Insomnia may affect different people in different ways, but may affect as much as 25% of the population at some time or another and 9% on a regular basis. (Source: Carlson, 2008). How much sleep each person needs is different, so defining insomnia is difficult at best. Not everybody needs eight hours of sleep; some people may need as few as five hours of sleep while others may need up to ten hours to feel refreshed. Defining insomnia then must start with defining how much sleep you personally need to feel at your own very best. Sleep is important, not only for the rest that it provides, but because that is when your body recharges, refreshes and resets itself for the following day. Think of sleep as a reboot for your brain and your body.
Sleep is important not only for your mental well-being but for your physical health as well. Sleep deprivation, including insomnia can lead to weight gain, high blood pressure and increased risk of heart disease as well as confusion, depression and may worsen the early symptoms of some dementias. Sleep is one of the functions of the body that is regulated by proteins and increasing protein intake slightly may help get you back on the good side of the Sandman.
What Sleep Deprivation Can Cause
When you do not get enough sleep, even for one night, the levels of brain derived neurotrophic factor is reduced. This protein is crucial for storing new information and not having enough of it may lead to short term memory loss or the inability to learn and retain new information (Source: Gomez-Pinilla. Ph.D. 2009). Think of the last time that you crammed all night for an exam, only to find out that you remembered nothing on the day of the test- that is the effect of sleep deprivation lowering this crucial protein in the brain.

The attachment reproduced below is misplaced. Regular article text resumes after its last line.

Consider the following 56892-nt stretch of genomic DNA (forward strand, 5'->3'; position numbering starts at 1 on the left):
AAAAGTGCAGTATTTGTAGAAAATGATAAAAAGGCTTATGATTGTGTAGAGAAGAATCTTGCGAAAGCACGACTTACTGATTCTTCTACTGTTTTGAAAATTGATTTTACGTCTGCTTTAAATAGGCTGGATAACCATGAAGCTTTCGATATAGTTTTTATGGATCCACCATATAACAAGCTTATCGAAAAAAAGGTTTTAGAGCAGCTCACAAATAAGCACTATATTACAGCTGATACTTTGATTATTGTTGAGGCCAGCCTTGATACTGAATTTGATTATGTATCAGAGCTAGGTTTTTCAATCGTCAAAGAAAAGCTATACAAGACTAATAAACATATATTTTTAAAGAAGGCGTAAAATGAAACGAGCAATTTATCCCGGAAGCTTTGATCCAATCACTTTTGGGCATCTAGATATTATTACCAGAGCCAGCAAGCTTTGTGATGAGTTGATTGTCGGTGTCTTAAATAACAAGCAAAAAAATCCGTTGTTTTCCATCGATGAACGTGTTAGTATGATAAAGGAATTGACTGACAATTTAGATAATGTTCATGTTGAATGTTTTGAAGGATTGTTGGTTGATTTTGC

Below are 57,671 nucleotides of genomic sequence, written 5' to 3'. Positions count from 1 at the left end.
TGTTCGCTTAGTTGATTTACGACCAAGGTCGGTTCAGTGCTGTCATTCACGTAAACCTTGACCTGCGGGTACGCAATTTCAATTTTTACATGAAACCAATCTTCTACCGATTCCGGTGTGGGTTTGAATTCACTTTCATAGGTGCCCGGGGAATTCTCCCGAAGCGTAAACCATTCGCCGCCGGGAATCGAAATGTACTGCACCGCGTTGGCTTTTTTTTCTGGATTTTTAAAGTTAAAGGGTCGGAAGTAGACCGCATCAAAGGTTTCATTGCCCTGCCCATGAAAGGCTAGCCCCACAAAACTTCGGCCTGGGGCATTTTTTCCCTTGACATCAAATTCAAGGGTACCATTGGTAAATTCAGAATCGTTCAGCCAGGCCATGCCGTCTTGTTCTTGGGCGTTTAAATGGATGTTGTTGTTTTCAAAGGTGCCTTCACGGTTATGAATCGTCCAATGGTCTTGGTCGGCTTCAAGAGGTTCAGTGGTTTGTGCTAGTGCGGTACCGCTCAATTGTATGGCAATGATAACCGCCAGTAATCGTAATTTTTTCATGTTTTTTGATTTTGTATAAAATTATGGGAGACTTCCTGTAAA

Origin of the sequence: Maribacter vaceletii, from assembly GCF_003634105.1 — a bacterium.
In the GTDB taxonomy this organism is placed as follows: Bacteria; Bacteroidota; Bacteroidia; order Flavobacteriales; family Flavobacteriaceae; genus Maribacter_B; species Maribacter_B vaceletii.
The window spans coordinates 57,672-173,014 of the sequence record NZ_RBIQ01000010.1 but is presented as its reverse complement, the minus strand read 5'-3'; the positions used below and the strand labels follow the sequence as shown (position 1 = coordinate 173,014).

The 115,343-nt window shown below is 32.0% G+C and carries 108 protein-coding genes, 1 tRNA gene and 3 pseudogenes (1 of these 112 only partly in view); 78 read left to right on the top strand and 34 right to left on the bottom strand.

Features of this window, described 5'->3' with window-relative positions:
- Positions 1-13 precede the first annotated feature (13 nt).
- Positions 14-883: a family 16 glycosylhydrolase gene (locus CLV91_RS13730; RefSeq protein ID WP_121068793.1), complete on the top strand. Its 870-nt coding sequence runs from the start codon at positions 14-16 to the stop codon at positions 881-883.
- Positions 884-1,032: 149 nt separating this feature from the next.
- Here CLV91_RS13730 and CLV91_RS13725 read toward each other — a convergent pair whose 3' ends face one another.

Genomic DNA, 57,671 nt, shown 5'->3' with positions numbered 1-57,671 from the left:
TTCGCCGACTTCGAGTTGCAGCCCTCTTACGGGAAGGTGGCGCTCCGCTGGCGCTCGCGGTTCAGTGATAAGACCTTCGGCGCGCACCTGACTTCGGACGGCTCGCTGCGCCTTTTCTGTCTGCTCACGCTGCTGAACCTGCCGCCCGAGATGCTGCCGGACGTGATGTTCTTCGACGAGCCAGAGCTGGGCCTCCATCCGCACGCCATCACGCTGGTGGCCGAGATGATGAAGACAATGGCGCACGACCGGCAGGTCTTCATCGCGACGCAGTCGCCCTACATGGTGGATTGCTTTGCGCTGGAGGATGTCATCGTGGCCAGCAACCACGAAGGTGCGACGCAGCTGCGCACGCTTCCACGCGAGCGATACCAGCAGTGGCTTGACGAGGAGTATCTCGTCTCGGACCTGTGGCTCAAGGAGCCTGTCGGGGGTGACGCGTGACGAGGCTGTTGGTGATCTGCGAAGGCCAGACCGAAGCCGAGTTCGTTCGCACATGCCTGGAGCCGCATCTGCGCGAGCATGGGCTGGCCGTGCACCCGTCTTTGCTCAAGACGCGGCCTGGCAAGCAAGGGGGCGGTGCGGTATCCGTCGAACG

According to a recent article in the Journal of the American Medical Association, those people who routinely get less than their optimal amount of sleep are up to three times more likely to catch a cold, even if they are otherwise healthy. Sleep boosts the immune system while sleep deprivation depletes it.
Sleep may also play a role in other hormonal functions of the body, including those that deal with hunger, satiety and digestion (Protein is a key factor in all of these). A study done by the University of Washington confirms that people who slept between seven and nine hours each night had a body mass index (BMI) of 24.8 on average, a full two points lower than those who do not get enough sleep on a regular basis.
You may also find that you have higher blood pressure when you do not get enough sleep, possibly because a lack of sleep may raise the level of stress hormones that in turn raise the blood pressure. The risk of high blood pressure for those who do not get enough sleep, especially for those who get five hours of sleep or less was 500 times greater than those who slept for six hours or more. Additionally, the short sleepers were also three times more likely to have diabetes as well (Source: Winters, 2010). A second study on the topic of sleep and blood pressure’s connection confirmed that women who slept five hours a night were 42% more likely to have an elevated blood pressure while those who slept six hours a night were 31% more likely to (Source: Seitz, M.P.H., R.D. 2008).
What Can Cause Sleep Deprivation